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From the stage to the streets

By Vision Reporter

Added 25th September 2011 03:00 AM

A group of 10 artistes have taken a brave stand. They have let the general public label them “mad”. They are the Street Theatre performers.

A group of 10 artistes have taken a brave stand. They have let the general public label them “mad”. They are the Street Theatre performers.

By Emmanuel Ssejjengo

A group of 10 artistes have taken a brave stand. They have let the general public label them “mad”. They are the Street Theatre performers.

Street theatre, in the ideal sense of the word, is new to Uganda. It has only been with us for less than a year, but whenever it takes place, it attracts crowds, who react differently to the performances. There is the reasonable shock. Then there is the sheer amusement and sometimes, some audience members will heckle at the performers.

From time immemorial, there have always been street performances in Uganda. In more traditional societies, there were renowned performers, who used to move from village to village and perform for anything. There are street preachers, who put up some of the most memorable performances. Dikula and the Omudedeso groups are some of the more recent popular street performers. They have ranged from musicians, clowns to acrobats. However, without elaborate sets, professional costuming and well-written scripts, they just did not fit into the internationally recognised definition of Street Theatre.

Humble beginnings
In March this year, two internationally-recognised Street Theatre performers and directors came to Uganda and held Street Theatre workshops courtesy of Bayimba Cultural Foundation. The workshop participants formed a Street Theatre group thereafter. Since then the group has gone ahead to perform in Kampala along Parliament Avenue, Jinja, Arua (where the audience braved a drizzle), Gulu, Mbarara and Mbale.

The group’s play, Flying Potholes, is a farcical presentation that is not only a tale of potholes in Uganda but also of spiritualism and physical strength.

What’s the fuss with street theatre?
The major attraction to street theatre comes from the fact that it is native to Uganda. Paying for entertainment is foreign. In past years, entertainers simply used to call on people, place a collection basket where people would drop money for the performers. In later years, street performers would first tease an audience, then ask for a minimal amount of money to be raised before the main performance kicks off.

In case the audience failed to come up with the required amount those who contributed would be refunded. Sometimes, performers would be rewarded with food, alcohol and other presents.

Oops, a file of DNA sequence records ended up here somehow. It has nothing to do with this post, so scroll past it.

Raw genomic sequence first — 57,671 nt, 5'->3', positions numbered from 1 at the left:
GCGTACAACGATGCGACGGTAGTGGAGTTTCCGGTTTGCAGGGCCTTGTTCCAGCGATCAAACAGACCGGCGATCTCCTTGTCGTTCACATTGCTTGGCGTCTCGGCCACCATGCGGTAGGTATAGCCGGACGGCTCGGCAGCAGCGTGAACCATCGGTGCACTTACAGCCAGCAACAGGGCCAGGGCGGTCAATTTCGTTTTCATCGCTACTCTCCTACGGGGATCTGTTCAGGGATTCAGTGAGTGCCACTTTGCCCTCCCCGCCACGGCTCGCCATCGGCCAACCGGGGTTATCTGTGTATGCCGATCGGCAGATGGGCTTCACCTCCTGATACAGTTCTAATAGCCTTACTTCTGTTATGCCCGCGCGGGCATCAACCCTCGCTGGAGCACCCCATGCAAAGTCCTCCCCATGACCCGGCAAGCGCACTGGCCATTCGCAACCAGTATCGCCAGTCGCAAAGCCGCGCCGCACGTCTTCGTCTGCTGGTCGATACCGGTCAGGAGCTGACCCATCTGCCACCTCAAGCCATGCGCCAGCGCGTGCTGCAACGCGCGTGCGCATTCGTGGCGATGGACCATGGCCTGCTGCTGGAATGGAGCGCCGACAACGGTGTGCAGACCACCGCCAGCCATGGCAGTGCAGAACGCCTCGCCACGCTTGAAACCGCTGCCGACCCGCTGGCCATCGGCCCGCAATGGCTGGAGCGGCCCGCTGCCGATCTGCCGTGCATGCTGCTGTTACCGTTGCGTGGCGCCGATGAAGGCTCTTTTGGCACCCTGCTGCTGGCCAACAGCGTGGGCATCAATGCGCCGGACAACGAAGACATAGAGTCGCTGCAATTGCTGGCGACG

With this background to street performances, Street Theatre steps in to cover an entertainment void. Unlike most other street performances, Street Theatre is run professionally. It is scripted and directed. Costuming, stage sets and use of props is paramount. Streets are often noisy places and Flying Potholes uses less dialogue. It depends on the visual intelligence of the audience.

Street Theatre has often provided the answer to censorship in many countries. Uganda is no exception to the rule. Managers of playhouses have the power to cancel a production they deem unfit. And in the same breadth, the Government too has the power to stop a play.

The most recent such incident took place in2005 when the Government stopped the staging of Eve Ensler’s Vagina Monologues. Street theatre takes place spontaneously. However, because it may cause chaos, Uganda’s Street Theatre company often gets Police permission before a performance.

Last Friday, the company took its performance to National Theatre’s parking yard after Police denied it permission to perform on the streets for security reasons. Throughout the Bayimba Festival last week, the group regularly came up with skits that took attention away from the main stage.

The Ugandan audience is unique. It often gets involved and easily incited, so while an actor may comfortably “play” with fire; an audience member trying the same could burn up an entire building.

And often times, Ugandans do not silently watch on during these performances. They shout out their reactions to all and sundry, which might disturb the peace of others not interested.

From the stage to the streets

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